I hate the idea of abortion. I hate everything about it, and I know I have plenty of company. No one has warm fuzzy thoughts about it. Whether you're pro or anti-abortion, the term evokes pain and suffering as well as sorrow and mourning. Abortion has been a political football for as long as I remember, but the game has become more intense than ever.
Abortion was just a whisper in high school back in the 60s when a friend got pregnant at 16. She had the baby, dropped out of school, and never returned. It wasn't an uncommon story since Roe vs. Wade didn't became law until 1973. Birth control pills weren't even a whisper because while legal in 1965, they were only for married couples. Unmarried women weren't allowed to purchase birth control until 1972, another seven years.
The timing meant that in my teens and my entire time in college, young unmarried women either remained celibate or ran the risk of being unmarried and pregnant — and derailed from any hopes and dreams. This was the Age of Aquarius when "Free Love" was sung about with great passion. But I remember it being free mainly for the guys, the fraternities and the occasional male faculty member.
One of my dormitory mates found that she was pregnant during an affair with her teacher. She'd been unable to get birth control pills because she was unmarried. Desperate and terrified, she threw herself down a flight of stairs to try and abort. I never saw her again, and I was too afraid to ask why. If she'd been wealthier, she could have traveled to Mexico to get an abortion like another dorm mate did.
A third friend, also with little money, sought out what we called a back-alley abortionist. Keep in mind that just because abortion was illegal doesn't mean that it didn't happen. Rather, women like my friend were maimed, infected and rendered incapable of ever giving birth. Those self-appointed abortionists and the image of a coat hanger as their tool of choice are often cited as the main reason why Roe vs. Wade was passed. As with ending Prohibition, legalization meant licensing, inspections and legal requirements.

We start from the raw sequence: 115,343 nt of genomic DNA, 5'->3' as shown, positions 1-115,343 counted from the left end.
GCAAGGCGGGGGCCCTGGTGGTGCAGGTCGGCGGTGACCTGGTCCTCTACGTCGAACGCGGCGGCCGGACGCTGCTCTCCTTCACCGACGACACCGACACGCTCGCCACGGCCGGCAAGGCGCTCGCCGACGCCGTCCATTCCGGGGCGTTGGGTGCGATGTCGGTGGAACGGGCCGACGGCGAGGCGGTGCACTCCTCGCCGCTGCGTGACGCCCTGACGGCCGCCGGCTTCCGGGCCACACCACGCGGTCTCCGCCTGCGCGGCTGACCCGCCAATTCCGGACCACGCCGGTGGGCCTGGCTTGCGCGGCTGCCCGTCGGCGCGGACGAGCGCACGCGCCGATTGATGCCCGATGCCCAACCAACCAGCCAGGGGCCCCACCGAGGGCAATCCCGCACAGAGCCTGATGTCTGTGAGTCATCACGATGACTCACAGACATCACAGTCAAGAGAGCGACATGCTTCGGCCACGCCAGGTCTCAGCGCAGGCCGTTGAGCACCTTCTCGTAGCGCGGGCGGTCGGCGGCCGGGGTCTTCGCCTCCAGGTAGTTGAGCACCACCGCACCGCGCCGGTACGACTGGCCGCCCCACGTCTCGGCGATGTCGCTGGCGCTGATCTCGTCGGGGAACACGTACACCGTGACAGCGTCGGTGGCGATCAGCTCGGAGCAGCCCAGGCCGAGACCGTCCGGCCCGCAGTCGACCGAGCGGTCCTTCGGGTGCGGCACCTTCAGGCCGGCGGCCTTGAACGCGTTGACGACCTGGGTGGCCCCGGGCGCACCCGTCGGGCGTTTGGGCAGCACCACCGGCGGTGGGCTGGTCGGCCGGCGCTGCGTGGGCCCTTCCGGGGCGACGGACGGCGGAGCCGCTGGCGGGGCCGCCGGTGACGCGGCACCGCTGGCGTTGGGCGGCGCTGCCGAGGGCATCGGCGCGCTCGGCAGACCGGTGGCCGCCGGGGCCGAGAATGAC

Today's anti-abortionists are anticipating arguments about the negative affects of back-alley abortionists by calling it all fake news. In the article, "The coat hanger is a lie: Why the 'back-alley abortion' argument fails," the writer goes further, saying that even if the stories were true, maimed women don't merit legalizing abortion. Parents should have to bear the consequences. Note that the article emphasizes parents, not women. I hear an echo of empowering married couples while diminishing pregnant women without husbands to guide their decision making.
The fight for the sanctity of human life is now targeted directly at the Supreme Court. It will dominate our politics, unlike the sanctity of life for minor Latinos at our border, five of whom have died in recent months. The abortion debate is intensifying partly because it's enmeshed with the future color of America's skin. It's not surprising that many loud voices against Roe v Wade are white males.
The intensity means demeaning pro-choice people. Check out the growing online lists of patronizing comments, snarky insults and worrying threats. But women won't throw themselves down that flight of stairs or return to back alleys. They are running quickly onto the field of this political football game. They will fight with passion and determination for their bodies, their safety and their dignity.
Contact Deborah Levine, an author, trainer/coach and editor of the American Diversity Report, at firstname.lastname@example.org.